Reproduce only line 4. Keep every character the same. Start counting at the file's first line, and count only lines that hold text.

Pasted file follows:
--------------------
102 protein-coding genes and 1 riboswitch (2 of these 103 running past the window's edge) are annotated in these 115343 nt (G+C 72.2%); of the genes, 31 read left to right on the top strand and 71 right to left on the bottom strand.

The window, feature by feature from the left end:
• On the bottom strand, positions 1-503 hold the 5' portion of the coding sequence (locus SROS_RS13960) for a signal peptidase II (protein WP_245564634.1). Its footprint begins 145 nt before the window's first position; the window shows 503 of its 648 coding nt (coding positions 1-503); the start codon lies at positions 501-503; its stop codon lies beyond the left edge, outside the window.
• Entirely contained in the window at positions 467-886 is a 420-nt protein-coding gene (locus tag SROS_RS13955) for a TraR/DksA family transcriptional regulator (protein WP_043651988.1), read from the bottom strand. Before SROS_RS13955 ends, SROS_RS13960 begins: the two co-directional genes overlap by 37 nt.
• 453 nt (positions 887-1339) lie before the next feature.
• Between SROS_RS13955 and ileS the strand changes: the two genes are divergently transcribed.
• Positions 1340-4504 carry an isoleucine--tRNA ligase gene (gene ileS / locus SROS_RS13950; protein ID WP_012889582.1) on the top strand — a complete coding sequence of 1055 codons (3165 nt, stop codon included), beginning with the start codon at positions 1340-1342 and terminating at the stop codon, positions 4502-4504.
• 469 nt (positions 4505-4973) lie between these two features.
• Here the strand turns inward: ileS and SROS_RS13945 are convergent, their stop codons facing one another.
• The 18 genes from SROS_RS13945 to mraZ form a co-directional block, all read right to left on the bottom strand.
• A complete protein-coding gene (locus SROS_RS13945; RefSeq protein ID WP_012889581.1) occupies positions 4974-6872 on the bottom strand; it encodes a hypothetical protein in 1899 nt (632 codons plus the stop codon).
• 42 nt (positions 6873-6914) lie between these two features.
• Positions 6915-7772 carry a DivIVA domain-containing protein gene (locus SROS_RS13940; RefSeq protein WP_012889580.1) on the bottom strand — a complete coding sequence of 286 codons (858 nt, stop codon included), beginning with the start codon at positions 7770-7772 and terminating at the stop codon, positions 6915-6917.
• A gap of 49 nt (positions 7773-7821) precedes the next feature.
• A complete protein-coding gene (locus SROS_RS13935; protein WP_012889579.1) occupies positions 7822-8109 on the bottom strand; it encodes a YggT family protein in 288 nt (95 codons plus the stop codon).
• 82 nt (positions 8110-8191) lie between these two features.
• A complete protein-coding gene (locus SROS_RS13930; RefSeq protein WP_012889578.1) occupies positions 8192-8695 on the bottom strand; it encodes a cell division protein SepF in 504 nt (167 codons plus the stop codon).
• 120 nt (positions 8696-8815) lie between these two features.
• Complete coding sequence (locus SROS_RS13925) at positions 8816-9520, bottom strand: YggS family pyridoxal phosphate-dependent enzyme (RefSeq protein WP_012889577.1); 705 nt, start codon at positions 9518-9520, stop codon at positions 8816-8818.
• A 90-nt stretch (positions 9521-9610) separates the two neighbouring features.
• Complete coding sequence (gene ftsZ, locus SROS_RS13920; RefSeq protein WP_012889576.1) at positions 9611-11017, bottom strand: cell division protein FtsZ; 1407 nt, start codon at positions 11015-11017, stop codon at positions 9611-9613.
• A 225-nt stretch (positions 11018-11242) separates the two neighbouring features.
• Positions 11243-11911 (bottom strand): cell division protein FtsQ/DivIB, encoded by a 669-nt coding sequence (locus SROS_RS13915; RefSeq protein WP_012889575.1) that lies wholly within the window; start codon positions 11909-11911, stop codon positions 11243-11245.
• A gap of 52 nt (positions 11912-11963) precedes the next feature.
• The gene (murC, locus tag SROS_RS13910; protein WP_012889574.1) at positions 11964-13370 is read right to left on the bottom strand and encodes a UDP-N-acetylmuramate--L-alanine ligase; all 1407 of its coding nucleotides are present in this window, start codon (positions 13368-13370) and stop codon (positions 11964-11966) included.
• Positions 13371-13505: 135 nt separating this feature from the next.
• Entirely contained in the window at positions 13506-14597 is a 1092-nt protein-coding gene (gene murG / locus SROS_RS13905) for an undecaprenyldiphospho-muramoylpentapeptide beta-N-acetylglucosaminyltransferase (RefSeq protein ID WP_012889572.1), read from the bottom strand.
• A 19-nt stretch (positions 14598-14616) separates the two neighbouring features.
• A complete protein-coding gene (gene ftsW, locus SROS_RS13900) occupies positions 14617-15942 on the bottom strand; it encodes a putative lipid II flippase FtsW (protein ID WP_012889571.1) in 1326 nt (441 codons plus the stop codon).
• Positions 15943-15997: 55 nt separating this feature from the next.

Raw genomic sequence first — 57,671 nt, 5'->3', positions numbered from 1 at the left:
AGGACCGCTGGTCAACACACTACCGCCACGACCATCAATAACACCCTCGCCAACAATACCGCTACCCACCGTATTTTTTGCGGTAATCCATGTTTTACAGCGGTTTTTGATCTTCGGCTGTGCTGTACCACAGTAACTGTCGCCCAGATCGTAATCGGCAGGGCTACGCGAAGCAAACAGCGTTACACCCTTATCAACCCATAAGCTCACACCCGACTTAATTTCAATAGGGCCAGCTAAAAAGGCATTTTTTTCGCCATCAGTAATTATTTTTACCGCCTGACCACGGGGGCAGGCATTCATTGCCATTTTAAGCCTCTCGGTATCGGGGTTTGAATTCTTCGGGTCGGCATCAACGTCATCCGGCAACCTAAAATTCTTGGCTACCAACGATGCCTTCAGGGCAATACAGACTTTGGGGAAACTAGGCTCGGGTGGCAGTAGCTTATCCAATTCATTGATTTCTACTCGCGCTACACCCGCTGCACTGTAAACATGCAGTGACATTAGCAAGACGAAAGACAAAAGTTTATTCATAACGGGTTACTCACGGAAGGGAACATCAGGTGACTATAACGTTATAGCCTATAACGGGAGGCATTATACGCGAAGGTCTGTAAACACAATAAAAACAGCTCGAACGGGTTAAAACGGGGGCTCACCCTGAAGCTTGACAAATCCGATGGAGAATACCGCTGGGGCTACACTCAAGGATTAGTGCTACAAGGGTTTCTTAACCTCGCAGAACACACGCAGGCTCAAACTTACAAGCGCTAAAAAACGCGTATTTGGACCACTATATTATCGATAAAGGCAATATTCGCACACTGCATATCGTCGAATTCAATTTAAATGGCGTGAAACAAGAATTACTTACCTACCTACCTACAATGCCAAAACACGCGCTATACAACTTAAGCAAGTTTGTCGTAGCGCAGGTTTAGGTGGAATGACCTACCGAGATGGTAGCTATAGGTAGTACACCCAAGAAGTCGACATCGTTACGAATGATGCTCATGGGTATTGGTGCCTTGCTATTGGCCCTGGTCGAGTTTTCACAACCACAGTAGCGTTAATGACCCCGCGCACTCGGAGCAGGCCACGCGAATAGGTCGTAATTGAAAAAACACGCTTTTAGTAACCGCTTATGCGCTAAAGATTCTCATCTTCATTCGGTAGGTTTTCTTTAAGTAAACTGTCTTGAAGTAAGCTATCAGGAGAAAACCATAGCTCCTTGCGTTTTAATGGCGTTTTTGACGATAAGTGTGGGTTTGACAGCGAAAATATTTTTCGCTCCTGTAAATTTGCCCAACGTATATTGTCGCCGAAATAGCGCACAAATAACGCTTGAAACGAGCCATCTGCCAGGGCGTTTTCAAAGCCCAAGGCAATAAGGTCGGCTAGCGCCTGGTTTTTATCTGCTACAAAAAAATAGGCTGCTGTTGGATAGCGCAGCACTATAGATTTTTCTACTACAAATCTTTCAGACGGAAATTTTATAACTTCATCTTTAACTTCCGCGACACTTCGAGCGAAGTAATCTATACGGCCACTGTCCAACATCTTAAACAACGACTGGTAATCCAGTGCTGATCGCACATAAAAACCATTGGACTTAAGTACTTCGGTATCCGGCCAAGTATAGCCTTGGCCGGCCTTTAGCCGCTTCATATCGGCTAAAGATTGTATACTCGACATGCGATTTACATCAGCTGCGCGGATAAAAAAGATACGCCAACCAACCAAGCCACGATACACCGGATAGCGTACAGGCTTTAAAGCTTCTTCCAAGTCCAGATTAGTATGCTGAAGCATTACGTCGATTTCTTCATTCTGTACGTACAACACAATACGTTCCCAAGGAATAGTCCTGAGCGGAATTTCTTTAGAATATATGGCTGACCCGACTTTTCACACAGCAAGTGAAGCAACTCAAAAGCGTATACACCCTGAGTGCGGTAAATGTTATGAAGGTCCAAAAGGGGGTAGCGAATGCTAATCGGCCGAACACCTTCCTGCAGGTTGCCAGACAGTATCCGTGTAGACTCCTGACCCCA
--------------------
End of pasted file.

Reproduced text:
• Entirely contained in the window at positions 467-886 is a 420-nt protein-coding gene (locus tag SROS_RS13955) for a TraR/DksA family transcriptional regulator (protein WP_043651988.1), read from the bottom strand. Before SROS_RS13955 ends, SROS_RS13960 begins: the two co-directional genes overlap by 37 nt.